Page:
The central southern provinces have also been plagued by rainless months. More than 30,000 ha of rice in the region lack sufficient water, and the productivity of industrial crops has experienced sharp falls. According to the MARD, certain types of rice with a long lifecycle were often unable to adapt to changing weather conditions. A five-year inspection by the ministry showed productivity dropped sharply when traditional rice with a long lifecycle was used in warmer weather. The ministry recommended changing to rice with a short lifecycle as it is less affected by hot, dry weather.
Marieke van der Pijl, chairwoman of the Vietnam Business Forum’s Agri-business Working Group and vice-chairwoman of EuroCham’s FAASC, told OBG that 2016 has shown that in addition to changing crops, more actions are needed to address the impact of climate change in the country. “Farmers need to use seeds suitable to changing conditions and also use fertilisers that will reduce use of water and keep the soil in a good condition,” she said. “The impact of the third rice crop on the environment and natural resources also needs to be reconsidered as well as the planned construction of coal-fired power plants and other polluting industries in the Mekong Delta,” she added.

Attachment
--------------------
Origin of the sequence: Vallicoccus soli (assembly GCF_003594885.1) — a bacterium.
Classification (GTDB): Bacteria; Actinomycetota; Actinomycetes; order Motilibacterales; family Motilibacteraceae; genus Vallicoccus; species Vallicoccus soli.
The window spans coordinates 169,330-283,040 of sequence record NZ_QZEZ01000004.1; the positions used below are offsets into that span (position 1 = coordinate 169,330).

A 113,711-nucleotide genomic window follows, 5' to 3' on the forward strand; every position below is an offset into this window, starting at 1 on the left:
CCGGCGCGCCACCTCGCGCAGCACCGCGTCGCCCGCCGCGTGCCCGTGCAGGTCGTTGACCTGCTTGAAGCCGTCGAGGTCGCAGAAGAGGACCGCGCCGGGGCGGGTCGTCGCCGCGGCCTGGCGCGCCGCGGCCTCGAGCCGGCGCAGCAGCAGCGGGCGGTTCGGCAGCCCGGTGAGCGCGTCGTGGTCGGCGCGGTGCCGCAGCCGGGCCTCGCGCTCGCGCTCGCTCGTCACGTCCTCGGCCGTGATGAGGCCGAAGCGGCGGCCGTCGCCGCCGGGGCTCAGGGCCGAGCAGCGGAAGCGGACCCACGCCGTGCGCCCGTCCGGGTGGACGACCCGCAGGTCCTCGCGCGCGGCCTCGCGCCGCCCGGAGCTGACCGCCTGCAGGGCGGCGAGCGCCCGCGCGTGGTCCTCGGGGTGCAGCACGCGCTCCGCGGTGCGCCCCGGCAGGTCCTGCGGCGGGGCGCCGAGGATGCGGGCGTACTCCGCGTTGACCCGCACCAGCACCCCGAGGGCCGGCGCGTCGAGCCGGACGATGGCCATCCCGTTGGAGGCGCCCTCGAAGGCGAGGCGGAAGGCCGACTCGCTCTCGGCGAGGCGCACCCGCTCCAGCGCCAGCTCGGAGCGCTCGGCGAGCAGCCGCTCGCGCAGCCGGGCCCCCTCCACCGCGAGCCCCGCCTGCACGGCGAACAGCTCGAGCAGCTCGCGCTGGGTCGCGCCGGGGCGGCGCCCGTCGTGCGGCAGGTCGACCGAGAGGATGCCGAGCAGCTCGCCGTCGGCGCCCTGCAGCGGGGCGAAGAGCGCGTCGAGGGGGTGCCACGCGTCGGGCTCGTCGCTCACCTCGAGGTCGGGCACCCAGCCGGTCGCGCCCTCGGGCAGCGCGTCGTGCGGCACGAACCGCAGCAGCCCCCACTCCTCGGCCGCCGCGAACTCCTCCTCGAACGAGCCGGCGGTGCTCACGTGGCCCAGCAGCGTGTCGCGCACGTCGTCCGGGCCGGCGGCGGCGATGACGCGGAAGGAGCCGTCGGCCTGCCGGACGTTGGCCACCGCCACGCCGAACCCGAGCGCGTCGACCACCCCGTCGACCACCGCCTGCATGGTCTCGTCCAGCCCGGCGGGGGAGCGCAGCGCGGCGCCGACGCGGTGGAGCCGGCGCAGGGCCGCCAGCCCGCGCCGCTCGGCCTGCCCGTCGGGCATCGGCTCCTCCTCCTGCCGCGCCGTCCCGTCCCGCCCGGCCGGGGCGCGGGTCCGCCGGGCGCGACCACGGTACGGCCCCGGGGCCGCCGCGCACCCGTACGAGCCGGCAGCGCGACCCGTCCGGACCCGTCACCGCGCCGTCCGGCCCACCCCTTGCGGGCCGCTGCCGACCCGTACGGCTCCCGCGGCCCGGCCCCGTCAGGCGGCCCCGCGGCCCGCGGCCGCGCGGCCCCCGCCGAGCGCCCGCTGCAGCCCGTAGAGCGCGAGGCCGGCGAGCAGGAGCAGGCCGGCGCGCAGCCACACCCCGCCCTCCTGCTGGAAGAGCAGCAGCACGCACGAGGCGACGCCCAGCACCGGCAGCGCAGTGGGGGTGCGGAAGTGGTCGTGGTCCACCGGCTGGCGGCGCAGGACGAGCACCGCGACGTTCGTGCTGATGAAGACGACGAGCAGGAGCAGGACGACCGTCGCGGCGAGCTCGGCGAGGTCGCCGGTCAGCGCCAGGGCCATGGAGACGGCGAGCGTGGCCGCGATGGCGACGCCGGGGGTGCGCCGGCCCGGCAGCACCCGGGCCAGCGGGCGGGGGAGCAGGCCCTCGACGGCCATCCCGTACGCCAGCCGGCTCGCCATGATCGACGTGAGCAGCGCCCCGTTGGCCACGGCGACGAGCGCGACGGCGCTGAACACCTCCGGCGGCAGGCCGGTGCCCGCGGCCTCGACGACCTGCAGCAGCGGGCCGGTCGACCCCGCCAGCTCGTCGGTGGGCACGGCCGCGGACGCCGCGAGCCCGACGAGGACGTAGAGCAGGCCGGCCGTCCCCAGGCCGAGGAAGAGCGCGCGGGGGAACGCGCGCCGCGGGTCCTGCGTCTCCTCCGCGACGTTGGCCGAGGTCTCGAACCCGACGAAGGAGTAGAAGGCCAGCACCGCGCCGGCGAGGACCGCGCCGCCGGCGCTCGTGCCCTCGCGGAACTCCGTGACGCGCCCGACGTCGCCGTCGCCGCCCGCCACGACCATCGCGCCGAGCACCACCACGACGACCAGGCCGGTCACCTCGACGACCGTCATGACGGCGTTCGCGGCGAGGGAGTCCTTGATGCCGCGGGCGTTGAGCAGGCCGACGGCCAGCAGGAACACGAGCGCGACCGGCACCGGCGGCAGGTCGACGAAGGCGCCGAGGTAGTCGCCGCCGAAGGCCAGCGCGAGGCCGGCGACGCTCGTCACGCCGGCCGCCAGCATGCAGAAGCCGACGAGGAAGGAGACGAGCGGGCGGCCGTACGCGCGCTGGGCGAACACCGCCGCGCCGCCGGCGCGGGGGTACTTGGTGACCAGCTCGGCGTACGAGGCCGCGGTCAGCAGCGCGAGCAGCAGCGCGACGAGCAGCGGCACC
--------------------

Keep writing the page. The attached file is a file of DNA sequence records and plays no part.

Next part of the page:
Rice is an integral part of Vietnamese culture, feeding both rural and urban populations. The bulk of production takes place in the south in the Mekong Delta, which produces more than half of the country’s rice. After reunification with the north in 1976, Hanoi moved to enforce collective agriculture in the south, but continuously falling yields and refusal of many farmers to join the collectives caused a rethink in policy. After allowing for more localised, small-scale production and for farmers to have more control in decision making, output surged and in 1989 the country exported rice for the first time in many years.